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San Diego International Airport: A unique economic powerhouse for the region

With its scenic bayside location conveniently close to downtown, San Diego International Airport (SDIA) is often taken for granted by many in the San Diego region. Sure, businesses rely on it for vital connections to foreign markets; military personnel use it to reach important missions abroad and arrive back home; SDIA allows local leisure travelers to explore what lies beyond San Diego; and the region’s tourism industry depends on the airport to bring visitors from around the world to our shores.

A unique economic powerhouse

But how many are aware that -- beyond its role as a gateway to the region — that SDIA is also a major economic powerhouse? Here’s how:

·According to the most recent economic impact study, activities at the airport generate more than $10 billion in economic benefit for the region each year. Few other regional resources can make such a claim.

·More than $2 billion a year is spent by visitors who arrive by air to San Diego.

·And it is estimated that airport operations directly or indirectly support one in 16 jobs in the region.

Many San Diegans are also unaware of what it takes to keeps SDIA serving the region as an economic powerhouse, generating those jobs and the billions of dollars in annual economic benefit. Like all commercial airports in the United States, SDIA is different than most transportation infrastructure, where the majority of investments are funded by taxpayer dollars.

Rather, America’s airports are largely self-sustaining and do not drain precious local tax dollars away from other important government services. In fact, commercial airports receive almost no taxpayer-funded support from state or local sources. SDIA is largely funded by those who use it. The vast majority of its revenues come from:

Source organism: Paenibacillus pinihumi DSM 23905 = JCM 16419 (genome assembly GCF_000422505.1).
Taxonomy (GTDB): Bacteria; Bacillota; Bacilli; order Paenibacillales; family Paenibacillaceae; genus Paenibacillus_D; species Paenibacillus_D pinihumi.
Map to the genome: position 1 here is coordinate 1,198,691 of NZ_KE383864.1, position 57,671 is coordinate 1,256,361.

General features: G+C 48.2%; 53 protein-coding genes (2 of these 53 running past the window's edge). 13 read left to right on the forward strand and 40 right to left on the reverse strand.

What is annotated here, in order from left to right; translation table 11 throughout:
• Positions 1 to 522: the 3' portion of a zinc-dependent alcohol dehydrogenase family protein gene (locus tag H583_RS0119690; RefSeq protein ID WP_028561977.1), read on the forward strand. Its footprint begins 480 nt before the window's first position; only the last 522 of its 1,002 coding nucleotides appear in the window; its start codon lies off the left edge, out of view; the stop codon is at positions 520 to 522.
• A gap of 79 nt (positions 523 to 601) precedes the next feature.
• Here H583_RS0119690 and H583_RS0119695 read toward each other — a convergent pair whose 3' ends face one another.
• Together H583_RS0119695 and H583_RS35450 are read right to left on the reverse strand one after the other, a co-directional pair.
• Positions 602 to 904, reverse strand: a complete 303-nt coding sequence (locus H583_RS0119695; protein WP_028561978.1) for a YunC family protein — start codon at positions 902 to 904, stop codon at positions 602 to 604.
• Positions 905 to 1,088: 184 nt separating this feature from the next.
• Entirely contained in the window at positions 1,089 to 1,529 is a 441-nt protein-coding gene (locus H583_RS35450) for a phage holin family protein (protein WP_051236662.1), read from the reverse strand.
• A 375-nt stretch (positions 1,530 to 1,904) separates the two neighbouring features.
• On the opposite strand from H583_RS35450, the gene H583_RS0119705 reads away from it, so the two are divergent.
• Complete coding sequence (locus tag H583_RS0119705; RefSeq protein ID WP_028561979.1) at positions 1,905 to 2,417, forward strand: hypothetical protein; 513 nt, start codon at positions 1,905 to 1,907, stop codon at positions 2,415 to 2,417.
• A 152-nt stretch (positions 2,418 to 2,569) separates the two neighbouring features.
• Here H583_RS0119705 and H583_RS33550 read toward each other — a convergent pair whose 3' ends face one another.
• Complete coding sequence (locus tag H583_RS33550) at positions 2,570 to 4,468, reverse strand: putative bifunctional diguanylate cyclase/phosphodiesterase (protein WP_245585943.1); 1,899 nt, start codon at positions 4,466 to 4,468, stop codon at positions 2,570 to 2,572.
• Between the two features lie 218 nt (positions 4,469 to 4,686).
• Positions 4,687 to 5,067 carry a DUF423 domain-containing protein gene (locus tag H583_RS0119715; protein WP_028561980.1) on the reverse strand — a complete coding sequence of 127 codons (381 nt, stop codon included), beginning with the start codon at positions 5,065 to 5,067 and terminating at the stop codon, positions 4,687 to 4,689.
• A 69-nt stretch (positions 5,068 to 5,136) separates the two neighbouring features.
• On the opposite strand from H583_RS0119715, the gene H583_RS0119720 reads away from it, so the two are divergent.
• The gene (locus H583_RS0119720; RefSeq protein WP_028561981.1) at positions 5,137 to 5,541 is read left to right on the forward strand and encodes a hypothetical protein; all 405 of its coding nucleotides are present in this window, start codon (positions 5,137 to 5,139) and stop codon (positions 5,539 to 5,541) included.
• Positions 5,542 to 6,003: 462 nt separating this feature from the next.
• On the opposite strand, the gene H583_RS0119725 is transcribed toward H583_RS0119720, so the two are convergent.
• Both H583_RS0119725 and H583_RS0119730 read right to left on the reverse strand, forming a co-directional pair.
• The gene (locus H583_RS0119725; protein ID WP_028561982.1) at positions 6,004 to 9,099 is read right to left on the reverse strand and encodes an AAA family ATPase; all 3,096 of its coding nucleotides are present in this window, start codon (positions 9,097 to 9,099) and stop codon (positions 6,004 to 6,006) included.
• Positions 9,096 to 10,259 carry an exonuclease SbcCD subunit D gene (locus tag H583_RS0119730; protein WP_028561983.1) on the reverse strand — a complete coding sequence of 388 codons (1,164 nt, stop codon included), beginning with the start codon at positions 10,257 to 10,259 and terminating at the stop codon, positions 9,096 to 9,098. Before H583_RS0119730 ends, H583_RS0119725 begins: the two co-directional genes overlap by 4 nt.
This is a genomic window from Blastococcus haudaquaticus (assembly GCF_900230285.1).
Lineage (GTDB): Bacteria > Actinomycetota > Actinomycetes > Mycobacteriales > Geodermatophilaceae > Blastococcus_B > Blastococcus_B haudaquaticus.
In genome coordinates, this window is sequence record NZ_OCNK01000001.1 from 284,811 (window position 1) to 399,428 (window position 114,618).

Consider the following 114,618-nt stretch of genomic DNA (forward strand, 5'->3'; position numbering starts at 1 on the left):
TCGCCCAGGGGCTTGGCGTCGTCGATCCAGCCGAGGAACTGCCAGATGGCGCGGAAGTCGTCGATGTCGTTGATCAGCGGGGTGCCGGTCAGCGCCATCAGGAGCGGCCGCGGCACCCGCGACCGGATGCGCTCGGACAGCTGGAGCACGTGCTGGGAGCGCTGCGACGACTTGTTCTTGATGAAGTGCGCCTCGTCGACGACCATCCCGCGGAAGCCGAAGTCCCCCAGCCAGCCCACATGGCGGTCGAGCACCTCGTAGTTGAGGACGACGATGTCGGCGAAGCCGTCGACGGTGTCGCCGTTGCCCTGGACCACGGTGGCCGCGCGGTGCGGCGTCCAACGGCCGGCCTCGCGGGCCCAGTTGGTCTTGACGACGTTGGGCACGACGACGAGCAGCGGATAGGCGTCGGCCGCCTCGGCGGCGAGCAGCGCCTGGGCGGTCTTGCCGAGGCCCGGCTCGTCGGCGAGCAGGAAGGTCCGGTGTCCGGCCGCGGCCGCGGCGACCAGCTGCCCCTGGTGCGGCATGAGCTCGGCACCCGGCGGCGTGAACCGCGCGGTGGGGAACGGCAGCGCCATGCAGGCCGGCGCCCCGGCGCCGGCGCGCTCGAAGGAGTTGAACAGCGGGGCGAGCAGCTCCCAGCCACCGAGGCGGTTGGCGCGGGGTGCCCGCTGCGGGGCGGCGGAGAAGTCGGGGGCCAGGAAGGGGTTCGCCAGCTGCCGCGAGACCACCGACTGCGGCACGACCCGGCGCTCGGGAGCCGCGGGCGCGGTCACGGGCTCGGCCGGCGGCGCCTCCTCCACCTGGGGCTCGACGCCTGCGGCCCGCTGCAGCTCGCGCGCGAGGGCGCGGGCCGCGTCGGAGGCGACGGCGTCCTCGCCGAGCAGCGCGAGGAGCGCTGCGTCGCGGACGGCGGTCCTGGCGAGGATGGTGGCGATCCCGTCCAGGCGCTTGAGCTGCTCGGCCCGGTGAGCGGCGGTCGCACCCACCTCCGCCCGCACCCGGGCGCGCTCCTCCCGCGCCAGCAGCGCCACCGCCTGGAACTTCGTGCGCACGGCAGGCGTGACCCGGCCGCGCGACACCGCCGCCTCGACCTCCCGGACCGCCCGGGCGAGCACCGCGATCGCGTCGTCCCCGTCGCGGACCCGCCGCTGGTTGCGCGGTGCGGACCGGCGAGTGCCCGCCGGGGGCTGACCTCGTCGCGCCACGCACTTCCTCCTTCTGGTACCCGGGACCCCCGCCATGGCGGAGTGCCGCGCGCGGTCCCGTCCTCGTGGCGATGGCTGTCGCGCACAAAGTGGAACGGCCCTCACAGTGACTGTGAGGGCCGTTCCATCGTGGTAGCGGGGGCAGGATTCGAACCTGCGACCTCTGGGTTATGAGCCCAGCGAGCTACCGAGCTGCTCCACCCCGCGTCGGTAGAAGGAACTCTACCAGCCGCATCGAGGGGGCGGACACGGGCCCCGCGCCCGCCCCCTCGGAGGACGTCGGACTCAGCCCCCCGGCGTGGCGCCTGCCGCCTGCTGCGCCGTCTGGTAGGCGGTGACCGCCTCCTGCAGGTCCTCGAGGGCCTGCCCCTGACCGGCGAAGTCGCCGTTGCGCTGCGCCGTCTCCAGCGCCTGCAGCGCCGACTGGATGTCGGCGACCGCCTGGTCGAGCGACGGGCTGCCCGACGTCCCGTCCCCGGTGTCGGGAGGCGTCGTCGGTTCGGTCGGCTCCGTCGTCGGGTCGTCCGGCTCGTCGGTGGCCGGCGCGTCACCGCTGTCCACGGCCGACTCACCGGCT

·Fees paid by passengers using SDIA, including Passenger Facility Charges paid when passengers buy airline tickets;

·Landing fees and space rental fees paid by the airlines serving SDIA;

·Parking charges;

·Sales of food, goods, and services (such as shoe shine) at the airport.

Like all commercial airports in the United States, SDIA also receives some revenues from the following sources:

·Federal funding -- In the form of grants that help pay for airport construction and others projects.

·Bond financing -- Major improvement projects at SDIA are funded with bonds repaid from user fees listed above. For example, the Green Build improvements currently under way at SDIA are financed through two bond offerings. Fortunately, due to prudent financial management by the Airport Authority and market conditions, these bond offerings garnered exceptionally low interest rates, saving tens of millions of dollars. In 2010, the largest bond sale in SDIA’s history -- $572.6 million -- secured an interest rate of 4.38 percent, projected to save more than $40 million dollars over the 30-year term. And in January, another $379.6 million in bonds secured a borrowing cost of 3.92 percent, projected to save an additional $71 million over 30 years.